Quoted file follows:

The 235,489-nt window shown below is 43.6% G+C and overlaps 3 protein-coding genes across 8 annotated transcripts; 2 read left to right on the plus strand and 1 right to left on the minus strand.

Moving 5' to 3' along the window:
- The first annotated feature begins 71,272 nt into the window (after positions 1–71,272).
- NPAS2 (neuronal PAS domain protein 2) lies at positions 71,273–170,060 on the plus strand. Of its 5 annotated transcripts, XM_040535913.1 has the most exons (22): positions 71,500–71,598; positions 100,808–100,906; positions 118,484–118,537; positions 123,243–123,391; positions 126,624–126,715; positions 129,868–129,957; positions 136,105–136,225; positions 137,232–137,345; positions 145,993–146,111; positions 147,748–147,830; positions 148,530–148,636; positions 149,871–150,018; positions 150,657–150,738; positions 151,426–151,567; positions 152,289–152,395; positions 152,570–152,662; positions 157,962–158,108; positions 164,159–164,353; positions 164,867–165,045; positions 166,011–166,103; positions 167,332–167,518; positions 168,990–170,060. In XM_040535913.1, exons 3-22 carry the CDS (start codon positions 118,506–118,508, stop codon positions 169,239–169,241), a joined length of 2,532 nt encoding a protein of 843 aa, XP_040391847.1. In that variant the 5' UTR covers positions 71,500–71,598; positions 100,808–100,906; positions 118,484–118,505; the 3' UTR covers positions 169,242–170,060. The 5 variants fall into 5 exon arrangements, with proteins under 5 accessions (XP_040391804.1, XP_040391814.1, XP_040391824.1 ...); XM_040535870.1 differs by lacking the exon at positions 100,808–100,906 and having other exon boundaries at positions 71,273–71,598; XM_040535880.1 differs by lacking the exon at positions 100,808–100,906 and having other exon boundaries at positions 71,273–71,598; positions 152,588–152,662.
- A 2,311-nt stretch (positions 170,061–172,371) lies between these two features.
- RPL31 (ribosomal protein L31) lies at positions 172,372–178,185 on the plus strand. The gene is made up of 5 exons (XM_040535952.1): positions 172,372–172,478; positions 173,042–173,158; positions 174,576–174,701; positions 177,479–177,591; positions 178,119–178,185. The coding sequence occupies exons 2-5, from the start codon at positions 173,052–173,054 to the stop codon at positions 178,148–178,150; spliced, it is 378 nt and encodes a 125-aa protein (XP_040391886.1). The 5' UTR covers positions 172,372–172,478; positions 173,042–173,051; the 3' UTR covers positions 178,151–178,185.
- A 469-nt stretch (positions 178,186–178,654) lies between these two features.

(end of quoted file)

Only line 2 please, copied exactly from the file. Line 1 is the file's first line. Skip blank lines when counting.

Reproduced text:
Moving 5' to 3' along the window: